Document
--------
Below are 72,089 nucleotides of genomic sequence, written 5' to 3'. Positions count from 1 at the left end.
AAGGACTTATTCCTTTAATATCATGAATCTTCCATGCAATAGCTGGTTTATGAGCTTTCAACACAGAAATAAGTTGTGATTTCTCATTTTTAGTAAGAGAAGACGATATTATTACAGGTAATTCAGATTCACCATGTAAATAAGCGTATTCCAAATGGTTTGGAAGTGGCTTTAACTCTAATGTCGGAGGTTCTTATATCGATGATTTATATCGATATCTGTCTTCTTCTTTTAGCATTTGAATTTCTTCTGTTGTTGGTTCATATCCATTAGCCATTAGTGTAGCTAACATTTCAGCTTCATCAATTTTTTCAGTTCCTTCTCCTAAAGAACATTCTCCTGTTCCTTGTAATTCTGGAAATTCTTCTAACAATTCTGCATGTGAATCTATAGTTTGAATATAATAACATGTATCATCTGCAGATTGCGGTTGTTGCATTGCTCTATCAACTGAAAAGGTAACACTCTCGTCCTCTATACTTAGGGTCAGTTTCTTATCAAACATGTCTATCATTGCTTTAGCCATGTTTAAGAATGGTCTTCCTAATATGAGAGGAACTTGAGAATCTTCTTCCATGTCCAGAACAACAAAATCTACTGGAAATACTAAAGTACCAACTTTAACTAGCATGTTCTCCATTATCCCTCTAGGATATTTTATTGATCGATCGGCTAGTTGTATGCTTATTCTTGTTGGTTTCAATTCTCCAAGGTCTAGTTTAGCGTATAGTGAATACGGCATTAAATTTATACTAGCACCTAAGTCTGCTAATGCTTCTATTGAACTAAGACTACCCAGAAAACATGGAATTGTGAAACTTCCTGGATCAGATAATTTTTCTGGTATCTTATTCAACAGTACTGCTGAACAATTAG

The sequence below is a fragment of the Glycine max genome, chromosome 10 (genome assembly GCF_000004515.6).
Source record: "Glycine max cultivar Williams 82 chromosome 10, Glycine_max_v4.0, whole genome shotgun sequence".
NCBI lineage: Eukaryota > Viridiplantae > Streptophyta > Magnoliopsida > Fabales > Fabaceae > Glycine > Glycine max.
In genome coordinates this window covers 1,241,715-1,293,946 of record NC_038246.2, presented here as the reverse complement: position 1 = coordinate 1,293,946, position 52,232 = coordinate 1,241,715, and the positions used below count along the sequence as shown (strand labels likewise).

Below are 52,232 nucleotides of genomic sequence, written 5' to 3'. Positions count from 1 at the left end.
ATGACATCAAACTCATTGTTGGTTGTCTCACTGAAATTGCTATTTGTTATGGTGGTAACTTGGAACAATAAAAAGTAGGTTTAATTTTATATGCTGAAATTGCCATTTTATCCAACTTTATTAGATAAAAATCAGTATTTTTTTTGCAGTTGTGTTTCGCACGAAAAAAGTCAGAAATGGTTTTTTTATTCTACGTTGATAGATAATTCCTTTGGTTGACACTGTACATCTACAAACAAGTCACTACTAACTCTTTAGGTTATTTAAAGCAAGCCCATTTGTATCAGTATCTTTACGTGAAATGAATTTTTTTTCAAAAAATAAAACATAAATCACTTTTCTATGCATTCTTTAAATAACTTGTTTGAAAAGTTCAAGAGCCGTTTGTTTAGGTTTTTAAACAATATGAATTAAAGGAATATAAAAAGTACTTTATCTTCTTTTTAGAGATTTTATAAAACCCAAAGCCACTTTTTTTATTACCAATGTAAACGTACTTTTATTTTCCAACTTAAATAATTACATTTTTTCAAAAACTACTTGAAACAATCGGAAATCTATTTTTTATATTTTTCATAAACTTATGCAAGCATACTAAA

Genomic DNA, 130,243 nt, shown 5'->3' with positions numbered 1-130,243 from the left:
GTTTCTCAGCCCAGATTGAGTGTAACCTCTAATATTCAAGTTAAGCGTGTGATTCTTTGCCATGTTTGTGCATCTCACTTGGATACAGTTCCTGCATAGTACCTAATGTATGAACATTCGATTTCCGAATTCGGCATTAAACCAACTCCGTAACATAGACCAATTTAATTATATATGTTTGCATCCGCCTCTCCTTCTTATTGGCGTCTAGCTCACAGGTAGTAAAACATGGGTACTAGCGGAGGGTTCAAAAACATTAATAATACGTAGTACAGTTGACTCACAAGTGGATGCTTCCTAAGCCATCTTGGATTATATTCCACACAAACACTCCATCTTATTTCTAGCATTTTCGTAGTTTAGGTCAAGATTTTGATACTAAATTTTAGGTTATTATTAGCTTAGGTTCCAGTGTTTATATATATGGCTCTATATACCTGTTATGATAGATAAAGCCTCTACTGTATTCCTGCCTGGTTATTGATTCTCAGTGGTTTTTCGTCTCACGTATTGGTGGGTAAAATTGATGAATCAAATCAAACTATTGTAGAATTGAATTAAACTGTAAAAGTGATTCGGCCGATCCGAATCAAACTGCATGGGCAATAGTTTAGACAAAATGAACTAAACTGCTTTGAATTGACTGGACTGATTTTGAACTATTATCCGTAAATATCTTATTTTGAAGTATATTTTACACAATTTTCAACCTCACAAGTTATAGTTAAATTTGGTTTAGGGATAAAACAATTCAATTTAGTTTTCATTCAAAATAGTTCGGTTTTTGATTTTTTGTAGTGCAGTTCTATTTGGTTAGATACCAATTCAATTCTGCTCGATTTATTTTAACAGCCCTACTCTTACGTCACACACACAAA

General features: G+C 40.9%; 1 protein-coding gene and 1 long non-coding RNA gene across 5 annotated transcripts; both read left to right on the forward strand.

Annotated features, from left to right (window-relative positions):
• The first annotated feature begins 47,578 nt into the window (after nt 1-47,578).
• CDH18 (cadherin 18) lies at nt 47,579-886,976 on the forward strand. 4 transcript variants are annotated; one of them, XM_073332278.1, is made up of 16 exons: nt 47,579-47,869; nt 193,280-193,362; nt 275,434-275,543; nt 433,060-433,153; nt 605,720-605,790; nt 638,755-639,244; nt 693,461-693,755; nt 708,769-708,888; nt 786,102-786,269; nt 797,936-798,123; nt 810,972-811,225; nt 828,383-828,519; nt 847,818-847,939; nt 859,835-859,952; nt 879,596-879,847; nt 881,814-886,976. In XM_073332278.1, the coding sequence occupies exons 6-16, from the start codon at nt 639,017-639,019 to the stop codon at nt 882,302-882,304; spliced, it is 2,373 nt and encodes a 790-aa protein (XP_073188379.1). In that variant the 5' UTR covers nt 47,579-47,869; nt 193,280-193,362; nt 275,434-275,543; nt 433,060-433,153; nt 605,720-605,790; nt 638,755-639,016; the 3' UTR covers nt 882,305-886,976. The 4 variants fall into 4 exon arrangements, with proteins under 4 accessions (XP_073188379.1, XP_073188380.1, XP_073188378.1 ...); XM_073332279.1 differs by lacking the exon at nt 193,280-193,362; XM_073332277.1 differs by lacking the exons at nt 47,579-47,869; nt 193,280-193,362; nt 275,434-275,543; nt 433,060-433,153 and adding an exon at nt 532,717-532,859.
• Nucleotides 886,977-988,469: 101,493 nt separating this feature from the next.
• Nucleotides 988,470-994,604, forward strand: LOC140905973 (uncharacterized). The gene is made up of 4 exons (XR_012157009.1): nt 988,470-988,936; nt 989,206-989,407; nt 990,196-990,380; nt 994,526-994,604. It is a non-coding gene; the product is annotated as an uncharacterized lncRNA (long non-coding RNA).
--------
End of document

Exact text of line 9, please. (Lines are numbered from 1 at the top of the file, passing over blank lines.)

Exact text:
Genomic DNA, 130,243 nt, shown 5'->3' with positions numbered 1-130,243 from the left: